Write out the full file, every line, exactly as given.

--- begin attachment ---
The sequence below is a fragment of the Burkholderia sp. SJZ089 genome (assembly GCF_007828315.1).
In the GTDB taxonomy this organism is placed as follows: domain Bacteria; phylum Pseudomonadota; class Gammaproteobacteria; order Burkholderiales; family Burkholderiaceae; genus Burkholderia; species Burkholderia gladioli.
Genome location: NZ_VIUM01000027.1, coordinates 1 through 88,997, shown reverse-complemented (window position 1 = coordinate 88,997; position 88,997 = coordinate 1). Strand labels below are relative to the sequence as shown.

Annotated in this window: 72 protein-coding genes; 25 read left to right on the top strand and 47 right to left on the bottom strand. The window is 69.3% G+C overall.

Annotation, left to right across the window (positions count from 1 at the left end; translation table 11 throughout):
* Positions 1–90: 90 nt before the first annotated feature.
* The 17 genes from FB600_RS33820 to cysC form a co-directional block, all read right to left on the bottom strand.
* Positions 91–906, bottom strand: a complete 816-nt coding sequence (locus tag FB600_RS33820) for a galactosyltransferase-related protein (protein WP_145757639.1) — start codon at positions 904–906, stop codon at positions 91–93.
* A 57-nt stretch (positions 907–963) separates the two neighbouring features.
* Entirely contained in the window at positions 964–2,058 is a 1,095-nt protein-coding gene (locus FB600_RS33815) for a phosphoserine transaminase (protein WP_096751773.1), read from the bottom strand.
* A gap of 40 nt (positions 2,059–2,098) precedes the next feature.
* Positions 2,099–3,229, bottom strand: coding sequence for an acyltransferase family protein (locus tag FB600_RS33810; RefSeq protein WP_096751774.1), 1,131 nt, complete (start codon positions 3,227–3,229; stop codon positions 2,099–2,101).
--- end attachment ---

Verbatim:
The sequence below is a fragment of the Burkholderia sp. SJZ089 genome (assembly GCF_007828315.1).
In the GTDB taxonomy this organism is placed as follows: domain Bacteria; phylum Pseudomonadota; class Gammaproteobacteria; order Burkholderiales; family Burkholderiaceae; genus Burkholderia; species Burkholderia gladioli.
Genome location: NZ_VIUM01000027.1, coordinates 1 through 88,997, shown reverse-complemented (window position 1 = coordinate 88,997; position 88,997 = coordinate 1). Strand labels below are relative to the sequence as shown.

Annotated in this window: 72 protein-coding genes; 25 read left to right on the top strand and 47 right to left on the bottom strand. The window is 69.3% G+C overall.

Annotation, left to right across the window (positions count from 1 at the left end; translation table 11 throughout):
* Positions 1–90: 90 nt before the first annotated feature.
* The 17 genes from FB600_RS33820 to cysC form a co-directional block, all read right to left on the bottom strand.
* Positions 91–906, bottom strand: a complete 816-nt coding sequence (locus tag FB600_RS33820) for a galactosyltransferase-related protein (protein WP_145757639.1) — start codon at positions 904–906, stop codon at positions 91–93.
* A 57-nt stretch (positions 907–963) separates the two neighbouring features.
* Entirely contained in the window at positions 964–2,058 is a 1,095-nt protein-coding gene (locus FB600_RS33815) for a phosphoserine transaminase (protein WP_096751773.1), read from the bottom strand.
* A gap of 40 nt (positions 2,059–2,098) precedes the next feature.
* Positions 2,099–3,229, bottom strand: coding sequence for an acyltransferase family protein (locus tag FB600_RS33810; RefSeq protein WP_096751774.1), 1,131 nt, complete (start codon positions 3,227–3,229; stop codon positions 2,099–2,101).